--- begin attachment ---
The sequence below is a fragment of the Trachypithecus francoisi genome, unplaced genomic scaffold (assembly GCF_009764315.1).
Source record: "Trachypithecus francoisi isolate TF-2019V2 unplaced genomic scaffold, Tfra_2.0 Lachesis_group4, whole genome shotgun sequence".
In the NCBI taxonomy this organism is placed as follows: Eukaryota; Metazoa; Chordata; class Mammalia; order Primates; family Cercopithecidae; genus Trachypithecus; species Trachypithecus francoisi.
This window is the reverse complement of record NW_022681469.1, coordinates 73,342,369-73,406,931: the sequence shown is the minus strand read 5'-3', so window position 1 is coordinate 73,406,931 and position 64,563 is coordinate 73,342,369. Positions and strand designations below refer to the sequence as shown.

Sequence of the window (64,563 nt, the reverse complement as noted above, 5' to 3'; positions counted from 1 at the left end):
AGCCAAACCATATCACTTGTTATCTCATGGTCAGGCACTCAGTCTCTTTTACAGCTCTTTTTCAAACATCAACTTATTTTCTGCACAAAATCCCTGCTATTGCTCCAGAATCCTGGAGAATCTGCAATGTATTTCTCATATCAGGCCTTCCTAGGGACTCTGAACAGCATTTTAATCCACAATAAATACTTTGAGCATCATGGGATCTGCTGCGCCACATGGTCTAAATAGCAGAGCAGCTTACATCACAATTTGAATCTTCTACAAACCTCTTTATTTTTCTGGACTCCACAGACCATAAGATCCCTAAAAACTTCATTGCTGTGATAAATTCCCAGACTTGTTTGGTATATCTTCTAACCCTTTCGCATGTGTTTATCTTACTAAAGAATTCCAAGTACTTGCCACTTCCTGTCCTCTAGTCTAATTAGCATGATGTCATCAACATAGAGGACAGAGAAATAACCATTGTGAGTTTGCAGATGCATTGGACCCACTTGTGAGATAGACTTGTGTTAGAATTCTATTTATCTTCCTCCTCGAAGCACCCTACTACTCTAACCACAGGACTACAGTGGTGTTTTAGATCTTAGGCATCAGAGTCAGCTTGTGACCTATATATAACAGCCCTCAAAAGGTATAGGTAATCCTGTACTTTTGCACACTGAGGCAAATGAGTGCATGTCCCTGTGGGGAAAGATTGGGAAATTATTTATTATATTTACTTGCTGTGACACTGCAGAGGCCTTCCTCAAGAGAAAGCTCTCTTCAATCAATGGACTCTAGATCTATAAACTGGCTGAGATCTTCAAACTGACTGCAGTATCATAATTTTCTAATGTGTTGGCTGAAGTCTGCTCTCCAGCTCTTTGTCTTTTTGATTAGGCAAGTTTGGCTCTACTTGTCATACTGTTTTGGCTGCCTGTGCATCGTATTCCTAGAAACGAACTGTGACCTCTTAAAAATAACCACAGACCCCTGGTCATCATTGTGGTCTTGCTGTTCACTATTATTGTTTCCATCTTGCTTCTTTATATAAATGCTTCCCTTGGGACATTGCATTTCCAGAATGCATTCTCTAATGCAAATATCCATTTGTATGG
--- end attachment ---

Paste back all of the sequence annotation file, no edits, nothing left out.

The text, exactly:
The sequence below is a fragment of the Trachypithecus francoisi genome, unplaced genomic scaffold (assembly GCF_009764315.1).
Source record: "Trachypithecus francoisi isolate TF-2019V2 unplaced genomic scaffold, Tfra_2.0 Lachesis_group4, whole genome shotgun sequence".
In the NCBI taxonomy this organism is placed as follows: Eukaryota; Metazoa; Chordata; class Mammalia; order Primates; family Cercopithecidae; genus Trachypithecus; species Trachypithecus francoisi.
This window is the reverse complement of record NW_022681469.1, coordinates 73,342,369-73,406,931: the sequence shown is the minus strand read 5'-3', so window position 1 is coordinate 73,406,931 and position 64,563 is coordinate 73,342,369. Positions and strand designations below refer to the sequence as shown.

Sequence of the window (64,563 nt, the reverse complement as noted above, 5' to 3'; positions counted from 1 at the left end):
AGCCAAACCATATCACTTGTTATCTCATGGTCAGGCACTCAGTCTCTTTTACAGCTCTTTTTCAAACATCAACTTATTTTCTGCACAAAATCCCTGCTATTGCTCCAGAATCCTGGAGAATCTGCAATGTATTTCTCATATCAGGCCTTCCTAGGGACTCTGAACAGCATTTTAATCCACAATAAATACTTTGAGCATCATGGGATCTGCTGCGCCACATGGTCTAAATAGCAGAGCAGCTTACATCACAATTTGAATCTTCTACAAACCTCTTTATTTTTCTGGACTCCACAGACCATAAGATCCCTAAAAACTTCATTGCTGTGATAAATTCCCAGACTTGTTTGGTATATCTTCTAACCCTTTCGCATGTGTTTATCTTACTAAAGAATTCCAAGTACTTGCCACTTCCTGTCCTCTAGTCTAATTAGCATGATGTCATCAACATAGAGGACAGAGAAATAACCATTGTGAGTTTGCAGATGCATTGGACCCACTTGTGAGATAGACTTGTGTTAGAATTCTATTTATCTTCCTCCTCGAAGCACCCTACTACTCTAACCACAGGACTACAGTGGTGTTTTAGATCTTAGGCATCAGAGTCAGCTTGTGACCTATATATAACAGCCCTCAAAAGGTATAGGTAATCCTGTACTTTTGCACACTGAGGCAAATGAGTGCATGTCCCTGTGGGGAAAGATTGGGAAATTATTTATTATATTTACTTGCTGTGACACTGCAGAGGCCTTCCTCAAGAGAAAGCTCTCTTCAATCAATGGACTCTAGATCTATAAACTGGCTGAGATCTTCAAACTGACTGCAGTATCATAATTTTCTAATGTGTTGGCTGAAGTCTGCTCTCCAGCTCTTTGTCTTTTTGATTAGGCAAGTTTGGCTCTACTTGTCATACTGTTTTGGCTGCCTGTGCATCGTATTCCTAGAAACGAACTGTGACCTCTTAAAAATAACCACAGACCCCTGGTCATCATTGTGGTCTTGCTGTTCACTATTATTGTTTCCATCTTGCTTCTTTATATAAATGCTTCCCTTGGGACATTGCATTTCCAGAATGCATTCTCTAATGCAAATATCCATTTGTATGG